“I was told in September of 1983 that I wouldn’t see Christmas of that year. The shock rattled us as a family as we were still grieving my brother Brenden’s recent suicide. When I went into an unexpected remission from acute myeloid leukaemia, my doctor assured me it was only a temporary reprieve. I would still die from the disease and would perhaps have weeks or maybe months, to live. Starting a charity was the last thing on my mind.
Weeks turned into months as I waited for the dreaded disease to return. It was my beautiful mother, Rae King who said to me, “Have you thought of working dear?” I was shocked! How could I start a life again when at any moment, I must be prepared to die?
I knew Marcus Blackmore from my time at a naturopathic college, so I called him. After explaining my predicament to him, Marcus said, “Forget what the doctors said. Just go into practice as a naturopath”.
I had found the whole experience of profound grief about Brenden and my own confrontation with my mortality a tumultuous experience. It had unearthed the suppressed emotions from many past traumas including years in hospital as a teenager for a dozen painful orthopaedic surgeries, rape, numbing myself with drugs, domestic violence, divorce, chronic pain – all combined with a crushing lack of self-esteem.
I wasn’t convinced that being a naturopath was where my future lay however, Marcus introduced me to a GP in Mosman and I tentatively began my practice in early 1985. Within the first two weeks I saw Sue and then John, both of whom had been told they wouldn’t see Christmas – Sue from breast cancer, John from AIDS. I’d met ‘my tribe’!
People who live at the edge of their mortality, at the edge of despair, fear or hopelessness. I listened to their shattered dreams and their amazing stories of hope, tenacity and resilience. Sue lived another 8 years which meant her children were young adults before she died. John lived another 5 years and found his peace. I’ve seen so many people outlive their doctor’s prognosis and/or attain a deep and abiding peace.
Kay Moechtar and Wendie Batho were in the first cancer support group I started in 1985. Kay was given a prognosis of 2 years however, she died peacefully with Wendie and her young adult family around her, 7 years later. After her death, Wendie volunteered for Quest as a way of ‘giving back’ – and she’s been doing so as my partner, ever since. In 1988 one of my clients, Pamela Denoon from Canberra said to me, “When I die, I’m going to leave you some money. I want you to take a holiday, hire a secretary or start that bloody charity you’re always talking about”. Through her great generosity, Pamela gave me the impetus to register the Quest for Life Foundation as a charity.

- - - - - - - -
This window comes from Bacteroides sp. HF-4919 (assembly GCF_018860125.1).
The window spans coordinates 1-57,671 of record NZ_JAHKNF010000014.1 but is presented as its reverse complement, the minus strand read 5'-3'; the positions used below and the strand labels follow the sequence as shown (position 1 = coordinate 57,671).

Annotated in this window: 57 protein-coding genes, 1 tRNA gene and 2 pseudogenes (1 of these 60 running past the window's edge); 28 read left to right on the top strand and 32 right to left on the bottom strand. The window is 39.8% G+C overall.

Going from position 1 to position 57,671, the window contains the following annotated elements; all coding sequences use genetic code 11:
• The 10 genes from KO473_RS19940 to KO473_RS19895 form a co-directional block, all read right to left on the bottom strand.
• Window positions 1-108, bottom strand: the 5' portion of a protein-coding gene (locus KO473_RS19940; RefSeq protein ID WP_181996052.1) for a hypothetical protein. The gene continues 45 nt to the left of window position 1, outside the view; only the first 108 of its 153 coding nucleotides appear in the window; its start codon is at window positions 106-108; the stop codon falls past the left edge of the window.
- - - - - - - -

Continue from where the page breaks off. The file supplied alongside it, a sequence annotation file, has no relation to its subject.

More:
When I was ill, I was given safe sanctuary at a monastery outside of Assisi in Italy. Since my recovery, I had done my best to provide a similar space for people to find their way back from the ‘edge’ of what ails them, to a path of healing and peace. The Quest for Life Foundation would allow me to expand this work to assist many more people.
Now, as Quest for Life marks its 30th year, I would like to thank and acknowledge every supporter who has played a part in this incredible journey. Marcus and his team at Blackmores Ltd continue as our major corporate supporter. We are incredibly grateful for their support in assisting Quest to make a difference in so many Australian’s lives.”
If you would like to support Quest, please consider a donation. Donations help Quest to provide services to people and communities struggling with their mental or physical health, helping them to heal from trauma. This includes those affected by fires, drought, floods, first responders, their families, and many others experiencing trauma in their lives.
We can’t always control what happens in life, but your support will go a long way to ensure the Quest for Life Foundation can continue to restore hope, healing and peace for those most in need.